Azerbaijan: CASPAR Chooses PC Maritime’s ECDIS Systems for Its Fleet
CASPAR Shipping in Baku, Azerbaijan has chosen PC Maritime as an ECDIS supplier for its fleet. The agreement is to supply 13 vessels initially, with the option of a second order at the end of 2012.
PC Maritime’s Navmaster ECDIS 800 is one of the longest-established ECDIS systems on the market. The software has a track record going back to the early nineties with feedback from many navigators incorporated into its development. Now in a mature version 7, Navmaster ECDIS offers various hardware options to suit different bridge layouts: a slim-line processor incorporating a solid state hard drive can be fitted horizontally or vertically, and monitor sizes range from 19” to 24” widescreen. An external break-out box gathers all NMEA signal in/out ports into one convenient unit.
This substantial retro-fit deal was achieved by Marine Technics, PC Maritime’s representative in Azerbaijan, and includes the provision of Jeppesen’s SENC-format electronic charts and installation of the ECDIS systems onboard. ECDIS type-specific training will be provided by PC Maritime’s training and certification program supplied on DVD. Navmaster ECDIS has been type-approved by the Azerbaijan Maritime Administration.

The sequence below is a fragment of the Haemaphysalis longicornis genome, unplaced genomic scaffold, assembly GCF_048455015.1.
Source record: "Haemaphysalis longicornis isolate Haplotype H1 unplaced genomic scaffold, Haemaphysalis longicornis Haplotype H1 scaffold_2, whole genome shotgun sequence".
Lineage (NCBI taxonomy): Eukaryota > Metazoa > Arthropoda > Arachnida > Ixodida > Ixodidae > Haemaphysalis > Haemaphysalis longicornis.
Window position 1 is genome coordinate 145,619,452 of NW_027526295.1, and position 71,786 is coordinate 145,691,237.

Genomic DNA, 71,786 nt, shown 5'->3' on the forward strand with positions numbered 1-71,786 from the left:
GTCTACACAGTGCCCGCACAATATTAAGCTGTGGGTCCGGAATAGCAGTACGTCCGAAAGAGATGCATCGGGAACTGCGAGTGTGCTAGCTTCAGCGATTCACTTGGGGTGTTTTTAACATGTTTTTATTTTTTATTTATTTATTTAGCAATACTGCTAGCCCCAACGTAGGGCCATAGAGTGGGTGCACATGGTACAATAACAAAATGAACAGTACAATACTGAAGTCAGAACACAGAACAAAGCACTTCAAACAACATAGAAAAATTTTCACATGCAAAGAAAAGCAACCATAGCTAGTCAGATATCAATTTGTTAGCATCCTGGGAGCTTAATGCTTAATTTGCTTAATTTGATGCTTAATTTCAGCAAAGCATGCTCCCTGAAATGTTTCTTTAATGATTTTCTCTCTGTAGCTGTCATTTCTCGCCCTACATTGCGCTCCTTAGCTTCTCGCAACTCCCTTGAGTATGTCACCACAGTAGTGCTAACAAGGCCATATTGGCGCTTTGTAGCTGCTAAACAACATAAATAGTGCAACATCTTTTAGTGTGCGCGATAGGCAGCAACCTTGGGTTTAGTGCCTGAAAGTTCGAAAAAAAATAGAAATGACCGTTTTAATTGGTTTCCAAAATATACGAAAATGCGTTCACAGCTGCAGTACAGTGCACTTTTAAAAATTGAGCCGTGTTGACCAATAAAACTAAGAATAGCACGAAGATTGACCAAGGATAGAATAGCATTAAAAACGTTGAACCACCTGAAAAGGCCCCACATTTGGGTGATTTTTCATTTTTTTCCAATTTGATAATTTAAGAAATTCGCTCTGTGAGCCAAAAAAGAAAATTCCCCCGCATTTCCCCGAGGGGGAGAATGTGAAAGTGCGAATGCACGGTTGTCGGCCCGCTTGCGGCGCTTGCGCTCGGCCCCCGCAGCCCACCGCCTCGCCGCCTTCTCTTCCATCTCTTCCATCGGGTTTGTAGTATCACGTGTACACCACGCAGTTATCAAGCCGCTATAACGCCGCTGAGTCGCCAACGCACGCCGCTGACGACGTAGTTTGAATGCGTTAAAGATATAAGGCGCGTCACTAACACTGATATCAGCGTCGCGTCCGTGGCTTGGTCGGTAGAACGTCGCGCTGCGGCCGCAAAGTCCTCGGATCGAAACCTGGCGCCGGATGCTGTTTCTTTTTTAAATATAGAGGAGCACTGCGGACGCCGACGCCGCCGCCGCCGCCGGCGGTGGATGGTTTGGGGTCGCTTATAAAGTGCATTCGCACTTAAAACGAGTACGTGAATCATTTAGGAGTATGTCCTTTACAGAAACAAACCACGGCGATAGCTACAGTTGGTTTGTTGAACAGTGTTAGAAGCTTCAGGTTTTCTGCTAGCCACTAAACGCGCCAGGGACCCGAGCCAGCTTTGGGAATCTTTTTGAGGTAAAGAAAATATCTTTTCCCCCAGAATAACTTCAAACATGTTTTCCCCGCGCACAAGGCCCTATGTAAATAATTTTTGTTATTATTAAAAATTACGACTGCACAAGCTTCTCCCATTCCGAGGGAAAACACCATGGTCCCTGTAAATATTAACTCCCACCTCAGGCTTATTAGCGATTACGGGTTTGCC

CASPAR is the Azerbaijan State Caspian Shipping Company, otherwise known simply as The Caspian Shipping Company. It is a major shipowning company headquartered in Baku, the principal port in the Caspian Sea. Its mixed fleet amounting to over 80 ships totalling almost 500,000 tonnes deadweight, include bulk carriers, ro-ro vessels and tankers. The transportation of petroleum and petroleum products is its principal activity.
CASPAR’s vessels operate in the Caspian Sea, the Black Sea, the Mediterranean and the Sea of Marmara. Its services enable cargoes destined for the Caspian Sea from the ports of the Baltic and the Black Sea-Mediterranean basins to move through the Volga-Baltic and Volgodonsk navigable systems. Another branch of the Caspian Shipping Company, working in the Black Sea-Azov basin, employs foreign flag vessels to the ports of Europe, Near East and Northern Africa.
Source: PC Maritime, August 17, 2012